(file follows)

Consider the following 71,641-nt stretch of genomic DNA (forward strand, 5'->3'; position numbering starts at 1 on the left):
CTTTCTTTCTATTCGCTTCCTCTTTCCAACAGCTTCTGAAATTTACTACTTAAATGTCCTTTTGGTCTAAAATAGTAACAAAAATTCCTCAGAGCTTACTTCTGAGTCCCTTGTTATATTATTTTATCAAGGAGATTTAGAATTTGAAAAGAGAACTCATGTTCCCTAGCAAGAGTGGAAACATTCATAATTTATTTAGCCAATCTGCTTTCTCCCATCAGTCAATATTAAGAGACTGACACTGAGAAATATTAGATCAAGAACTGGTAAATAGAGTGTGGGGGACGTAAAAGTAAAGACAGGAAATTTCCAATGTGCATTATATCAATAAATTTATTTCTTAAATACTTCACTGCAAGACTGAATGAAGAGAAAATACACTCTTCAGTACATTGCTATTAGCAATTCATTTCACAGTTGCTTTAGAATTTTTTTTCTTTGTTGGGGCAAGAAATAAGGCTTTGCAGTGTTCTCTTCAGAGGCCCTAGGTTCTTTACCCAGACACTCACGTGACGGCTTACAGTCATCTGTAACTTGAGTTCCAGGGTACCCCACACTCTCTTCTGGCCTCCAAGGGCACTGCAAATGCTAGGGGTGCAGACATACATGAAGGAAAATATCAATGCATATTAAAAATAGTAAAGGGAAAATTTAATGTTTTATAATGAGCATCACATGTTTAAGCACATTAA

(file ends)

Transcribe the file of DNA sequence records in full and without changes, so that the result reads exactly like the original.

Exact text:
Consider the following 71,641-nt stretch of genomic DNA (forward strand, 5'->3'; position numbering starts at 1 on the left):
CTTTCTTTCTATTCGCTTCCTCTTTCCAACAGCTTCTGAAATTTACTACTTAAATGTCCTTTTGGTCTAAAATAGTAACAAAAATTCCTCAGAGCTTACTTCTGAGTCCCTTGTTATATTATTTTATCAAGGAGATTTAGAATTTGAAAAGAGAACTCATGTTCCCTAGCAAGAGTGGAAACATTCATAATTTATTTAGCCAATCTGCTTTCTCCCATCAGTCAATATTAAGAGACTGACACTGAGAAATATTAGATCAAGAACTGGTAAATAGAGTGTGGGGGACGTAAAAGTAAAGACAGGAAATTTCCAATGTGCATTATATCAATAAATTTATTTCTTAAATACTTCACTGCAAGACTGAATGAAGAGAAAATACACTCTTCAGTACATTGCTATTAGCAATTCATTTCACAGTTGCTTTAGAATTTTTTTTCTTTGTTGGGGCAAGAAATAAGGCTTTGCAGTGTTCTCTTCAGAGGCCCTAGGTTCTTTACCCAGACACTCACGTGACGGCTTACAGTCATCTGTAACTTGAGTTCCAGGGTACCCCACACTCTCTTCTGGCCTCCAAGGGCACTGCAAATGCTAGGGGTGCAGACATACATGAAGGAAAATATCAATGCATATTAAAAATAGTAAAGGGAAAATTTAATGTTTTATAATGAGCATCACATGTTTAAGCACATTAA